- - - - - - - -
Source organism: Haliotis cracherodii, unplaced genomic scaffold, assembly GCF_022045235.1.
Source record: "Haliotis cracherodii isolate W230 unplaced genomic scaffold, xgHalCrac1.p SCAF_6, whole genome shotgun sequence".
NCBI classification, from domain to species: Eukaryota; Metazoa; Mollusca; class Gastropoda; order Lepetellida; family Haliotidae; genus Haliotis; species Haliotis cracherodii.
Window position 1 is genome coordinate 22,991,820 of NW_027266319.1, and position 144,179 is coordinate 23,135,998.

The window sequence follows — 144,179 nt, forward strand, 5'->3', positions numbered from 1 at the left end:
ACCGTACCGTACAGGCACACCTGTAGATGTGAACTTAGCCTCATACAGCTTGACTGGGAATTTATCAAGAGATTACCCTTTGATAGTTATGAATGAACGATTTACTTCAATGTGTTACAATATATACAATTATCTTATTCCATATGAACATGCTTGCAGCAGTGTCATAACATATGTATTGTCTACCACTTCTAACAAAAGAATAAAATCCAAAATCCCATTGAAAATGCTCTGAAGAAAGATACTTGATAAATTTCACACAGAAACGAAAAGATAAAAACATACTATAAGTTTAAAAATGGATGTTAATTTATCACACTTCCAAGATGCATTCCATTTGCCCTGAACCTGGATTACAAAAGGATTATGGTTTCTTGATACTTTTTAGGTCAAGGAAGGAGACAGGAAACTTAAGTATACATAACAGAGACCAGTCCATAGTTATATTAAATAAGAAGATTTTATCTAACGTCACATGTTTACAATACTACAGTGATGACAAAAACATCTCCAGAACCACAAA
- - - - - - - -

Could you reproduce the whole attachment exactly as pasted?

Source organism: Haliotis cracherodii, unplaced genomic scaffold, assembly GCF_022045235.1.
Source record: "Haliotis cracherodii isolate W230 unplaced genomic scaffold, xgHalCrac1.p SCAF_6, whole genome shotgun sequence".
NCBI classification, from domain to species: Eukaryota; Metazoa; Mollusca; class Gastropoda; order Lepetellida; family Haliotidae; genus Haliotis; species Haliotis cracherodii.
Window position 1 is genome coordinate 22,991,820 of NW_027266319.1, and position 144,179 is coordinate 23,135,998.

The window sequence follows — 144,179 nt, forward strand, 5'->3', positions numbered from 1 at the left end:
ACCGTACCGTACAGGCACACCTGTAGATGTGAACTTAGCCTCATACAGCTTGACTGGGAATTTATCAAGAGATTACCCTTTGATAGTTATGAATGAACGATTTACTTCAATGTGTTACAATATATACAATTATCTTATTCCATATGAACATGCTTGCAGCAGTGTCATAACATATGTATTGTCTACCACTTCTAACAAAAGAATAAAATCCAAAATCCCATTGAAAATGCTCTGAAGAAAGATACTTGATAAATTTCACACAGAAACGAAAAGATAAAAACATACTATAAGTTTAAAAATGGATGTTAATTTATCACACTTCCAAGATGCATTCCATTTGCCCTGAACCTGGATTACAAAAGGATTATGGTTTCTTGATACTTTTTAGGTCAAGGAAGGAGACAGGAAACTTAAGTATACATAACAGAGACCAGTCCATAGTTATATTAAATAAGAAGATTTTATCTAACGTCACATGTTTACAATACTACAGTGATGACAAAAACATCTCCAGAACCACAAA